Is USDT Minting Driving Bitcoin’s Price Again?

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  • Tether has minted 13.5 billion USDT tokens this year, more than quadrupling its market cap this year
  • In 2017, Tether was accused of manipulating the Bitcoin price by printing unbacked USDT tokens
  • The pattern seems to be repeating this year, with the Bitcoin price moving up in line with USDT token minting

The cryptocurrency run of 2017 was driven, some argue, by the mass printing of USDT tokens which were then used to buy Bitcoin on Bitfinex. There are strong arguments against this theory, not least Tether from Bitfinex themselves, but two years later the pattern is repeating – Bitcoin is pumping while USDT minting is going through the roof. Is the Bitcoin price once again being driven by USDT’s minting machine?

2017 Rise Prompts Conspiracy Claims

2017 was a watershed year for USDT. The market cap of the stablecoin started out at $10 million in January and ended December thirteen times higher at $1.3 billion. Similarly, Bitcoin started 2017 with a $15.45 billion market cap and ended it worth $249 billion:

Bitcoin-Tether 2017

Accusations of links between USDT printing and the Bitcoin price were, to many, based on nothing but assumptions, but in June 2018 these accusations were formalized by John M. Griffin and Amin Shams of the universities of Texas and Ohio respectively. Griffin and Shames published a paper that offered compelling evidence that Bitfinex and Tether conspired to ratchet up the price of Bitcoin in 2017 by massive minting of USDT tokens which were then used to buy Bitcoin on Bitfinex.

Tether’s Creaky Defense

Tether denied these accusations, maintaining that, “All Tether tokens are fully backed by reserves and are issued pursuant to market demand”, swiftly adding a ‘proof of funds’ section to their website on the back of the report. On the surface, this report, from legal firm FSS, looked like formal confirmation of their fund backing, but contained the following line:

FSS is not an accounting firm and did not perform the above review and confirmations using Generally Accepted Accounting Principles.

Hmmm. Equally as useful is to note that this report, the most recent attempt at an audit the firm has undertaken, was issued on June 1, 2018, when the USDT market cap was $2.5 billion.

2020 Sees Repeat of USDT/Bitcoin Pattern

Fast forward to 2020 and what do we see? The USDT market cap now stands at an incredible $18 billion, with a staggering 76% of that minted this year alone. October saw 2.3 billion USDT tokens minted, more than in the whole of 2019. Meanwhile, the Bitcoin market cap has gone from a low of $93 billion this year to $300 billion, with its biggest increase coming in, yes, October:

Bitcoin-Tether 2020

The parallel is striking, but Tether has had three years to get its house in order, so everything must be legit by now, yes? No. Tether has still never had a full, formal audit of its books by a registered accounting firm. The FSS report still acts as their sole ‘proof of funds’, despite being over two and a half years and $15.5 billion out of date.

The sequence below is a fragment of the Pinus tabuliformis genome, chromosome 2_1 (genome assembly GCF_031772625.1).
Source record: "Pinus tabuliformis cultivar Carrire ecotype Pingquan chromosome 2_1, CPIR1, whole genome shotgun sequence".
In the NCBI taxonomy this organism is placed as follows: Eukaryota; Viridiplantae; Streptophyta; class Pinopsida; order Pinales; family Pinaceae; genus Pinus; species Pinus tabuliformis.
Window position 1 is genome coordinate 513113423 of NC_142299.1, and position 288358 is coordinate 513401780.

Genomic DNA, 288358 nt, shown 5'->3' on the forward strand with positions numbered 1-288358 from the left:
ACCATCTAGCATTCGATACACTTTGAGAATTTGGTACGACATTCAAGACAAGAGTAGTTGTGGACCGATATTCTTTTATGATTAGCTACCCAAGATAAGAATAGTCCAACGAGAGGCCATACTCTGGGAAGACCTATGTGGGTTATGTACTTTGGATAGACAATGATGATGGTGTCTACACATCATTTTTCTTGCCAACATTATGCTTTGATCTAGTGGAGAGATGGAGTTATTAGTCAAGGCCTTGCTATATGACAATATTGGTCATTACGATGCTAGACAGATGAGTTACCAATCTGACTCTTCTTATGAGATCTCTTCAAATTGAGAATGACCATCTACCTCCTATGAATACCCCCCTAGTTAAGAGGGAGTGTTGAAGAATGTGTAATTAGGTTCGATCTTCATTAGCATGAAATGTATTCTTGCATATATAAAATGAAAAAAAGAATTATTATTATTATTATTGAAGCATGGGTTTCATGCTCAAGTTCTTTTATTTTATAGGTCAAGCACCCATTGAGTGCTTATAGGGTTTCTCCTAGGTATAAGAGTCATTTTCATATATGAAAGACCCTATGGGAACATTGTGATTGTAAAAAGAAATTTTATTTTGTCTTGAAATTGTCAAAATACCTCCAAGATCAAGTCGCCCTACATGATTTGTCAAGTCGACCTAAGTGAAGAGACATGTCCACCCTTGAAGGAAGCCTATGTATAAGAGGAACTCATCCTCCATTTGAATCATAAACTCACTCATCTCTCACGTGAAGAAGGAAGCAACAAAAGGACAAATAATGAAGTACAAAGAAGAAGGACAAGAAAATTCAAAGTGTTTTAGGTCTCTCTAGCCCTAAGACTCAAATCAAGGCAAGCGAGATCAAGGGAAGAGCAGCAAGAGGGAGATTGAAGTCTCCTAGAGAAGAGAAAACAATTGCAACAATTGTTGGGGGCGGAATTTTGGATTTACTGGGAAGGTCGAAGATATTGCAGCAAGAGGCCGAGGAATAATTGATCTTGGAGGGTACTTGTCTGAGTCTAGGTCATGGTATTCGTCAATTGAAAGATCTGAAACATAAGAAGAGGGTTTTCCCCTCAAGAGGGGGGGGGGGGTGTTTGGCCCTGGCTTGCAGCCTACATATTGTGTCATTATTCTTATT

It must be said that there is no direct evidence that unbacked USDT tokens are being minted and spent on Bitcoin, but the similarities are striking. It could well be that the crypto boom of 2020 has seen money flying into Tether from sources left, right, and center wanting a piece of the stablecoin action, but their failure to comment in the astronomical market cap growth is surprising at best and worrying at worst.

If Tether couldn’t adequately account for $2.5 billion in 2018, can they really do so for $18.5 billion?

What Would a Tether Implosion Mean?

The other question is what would happen to the cryptocurrency ecosystem if Tether is indeed minting unbacked tokens? A Tether implosion is one of those black swan events that has the potential to wreak havoc on the cryptocurrency market. If USDT tokens were found to be illegitimate and the company collapsed, the initial response would likely be a boost to big cap cryptocurrencies like Bitcoin and Ethereum as holders fled to anything other than USDT.

This boost would likely be short lived however – the collapse of the third biggest cryptocurrency would shatter confidence in the market, and many would leave it altogether. The Bitcoin price in particular, were it found to have been inflated by unbacked USDT, would suffer a dramatic reversal in price, just at a time when it is growing in stature as a mature, healthy asset.

Tether’s massive printing of USDT tokens this year is only a concern because of the accusations laid at their door since 2017 that they have been unable to completely disprove. A full audit is required in order to gain the confidence of the cryptocurrency community that the injection of $13.5 billion this year is legitimate, and until they do, such rampant token minting only fuels the concerns that the entire enterprise is still built on a house of cards.